The healthcare sector went on a tear beginning in 2011, thanks in large part to the passage of the Affordable Care Act and its impending implementat
Thursday, 19 January 2017
Last updated 45 min ago
Aug 31 2011 | 1:48pm ET
Edward Steffelin, the only person charged with wrongdoing over his alleged role misleading investors about a collateralized debt obligation allegedly structured and marketed on behalf of Magnetar Capital, has asked a court to dismiss the Securities and Exchange Commission's lawsuit against him.
Steffelin, who worked at GSC Group, which selected the securities that went into the $1.1 billion Squared CDO in 2007, said in a court filing yesterday that "nothing was omitted" and "no one was defrauded" on the deal. The SEC alleges that Steffelin and JPMorgan Chase, which settled with the SEC in June for $153 million, failed to disclose Magnetar's role in selecting the securities that went into Squared, and that Magnetar had been betting against the very subprime mortgages that comprised the CDO.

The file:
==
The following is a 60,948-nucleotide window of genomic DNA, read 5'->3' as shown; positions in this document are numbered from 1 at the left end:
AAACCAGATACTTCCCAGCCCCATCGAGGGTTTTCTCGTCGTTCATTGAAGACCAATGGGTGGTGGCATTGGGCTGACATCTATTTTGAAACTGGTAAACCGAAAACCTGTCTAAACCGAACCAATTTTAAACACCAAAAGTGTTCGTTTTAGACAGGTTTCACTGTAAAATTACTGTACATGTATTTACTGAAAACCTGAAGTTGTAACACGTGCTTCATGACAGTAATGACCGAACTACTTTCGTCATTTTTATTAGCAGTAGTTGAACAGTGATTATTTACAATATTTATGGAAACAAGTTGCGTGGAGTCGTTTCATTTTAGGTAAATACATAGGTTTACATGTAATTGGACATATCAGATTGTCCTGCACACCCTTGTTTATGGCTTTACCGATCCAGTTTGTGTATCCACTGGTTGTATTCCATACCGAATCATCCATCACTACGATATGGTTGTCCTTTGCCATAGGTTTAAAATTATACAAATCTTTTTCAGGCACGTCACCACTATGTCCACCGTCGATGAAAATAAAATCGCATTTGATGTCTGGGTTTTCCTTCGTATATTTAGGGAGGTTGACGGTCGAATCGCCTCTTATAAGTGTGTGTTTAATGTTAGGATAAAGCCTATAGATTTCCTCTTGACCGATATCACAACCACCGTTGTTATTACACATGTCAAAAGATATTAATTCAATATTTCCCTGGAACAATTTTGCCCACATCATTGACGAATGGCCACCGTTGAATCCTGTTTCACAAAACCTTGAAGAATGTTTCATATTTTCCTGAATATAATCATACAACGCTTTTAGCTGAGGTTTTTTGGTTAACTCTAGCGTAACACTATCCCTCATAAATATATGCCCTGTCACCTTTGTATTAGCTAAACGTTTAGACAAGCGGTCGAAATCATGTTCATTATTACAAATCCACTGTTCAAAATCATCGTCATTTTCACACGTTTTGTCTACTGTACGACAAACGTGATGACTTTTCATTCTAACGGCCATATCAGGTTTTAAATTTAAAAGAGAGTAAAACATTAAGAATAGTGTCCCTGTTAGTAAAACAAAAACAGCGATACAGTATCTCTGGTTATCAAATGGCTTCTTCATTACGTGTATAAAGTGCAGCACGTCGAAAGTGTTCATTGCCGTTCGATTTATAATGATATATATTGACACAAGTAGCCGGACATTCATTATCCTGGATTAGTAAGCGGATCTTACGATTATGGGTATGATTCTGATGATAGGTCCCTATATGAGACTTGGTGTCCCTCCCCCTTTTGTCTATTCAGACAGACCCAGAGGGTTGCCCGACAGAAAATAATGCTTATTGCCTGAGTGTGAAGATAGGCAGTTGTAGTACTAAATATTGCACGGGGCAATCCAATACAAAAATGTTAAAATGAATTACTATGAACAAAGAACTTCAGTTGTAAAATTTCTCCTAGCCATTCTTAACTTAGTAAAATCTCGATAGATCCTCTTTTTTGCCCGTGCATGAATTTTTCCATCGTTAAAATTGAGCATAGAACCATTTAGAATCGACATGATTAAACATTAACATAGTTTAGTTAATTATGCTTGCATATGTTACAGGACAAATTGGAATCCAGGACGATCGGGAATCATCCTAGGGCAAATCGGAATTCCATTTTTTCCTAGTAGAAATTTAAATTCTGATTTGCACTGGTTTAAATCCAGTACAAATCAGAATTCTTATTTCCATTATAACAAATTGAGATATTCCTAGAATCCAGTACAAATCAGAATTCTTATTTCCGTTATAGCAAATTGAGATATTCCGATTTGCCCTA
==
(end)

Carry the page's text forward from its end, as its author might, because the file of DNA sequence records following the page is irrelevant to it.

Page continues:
Magnetar has denied any wrongdoing, and has not been accused of such.
Steffelin's lawyer wrote that the SEC has sought to hide its lack of evidence behind a "parade of horribles."
"There is no question that the credit crisis and the collapse of the housing market deserve intense regulatory focus," Alex Lipman wrote. "This is not the right case and certainly the wrong defendant for the SEC to target."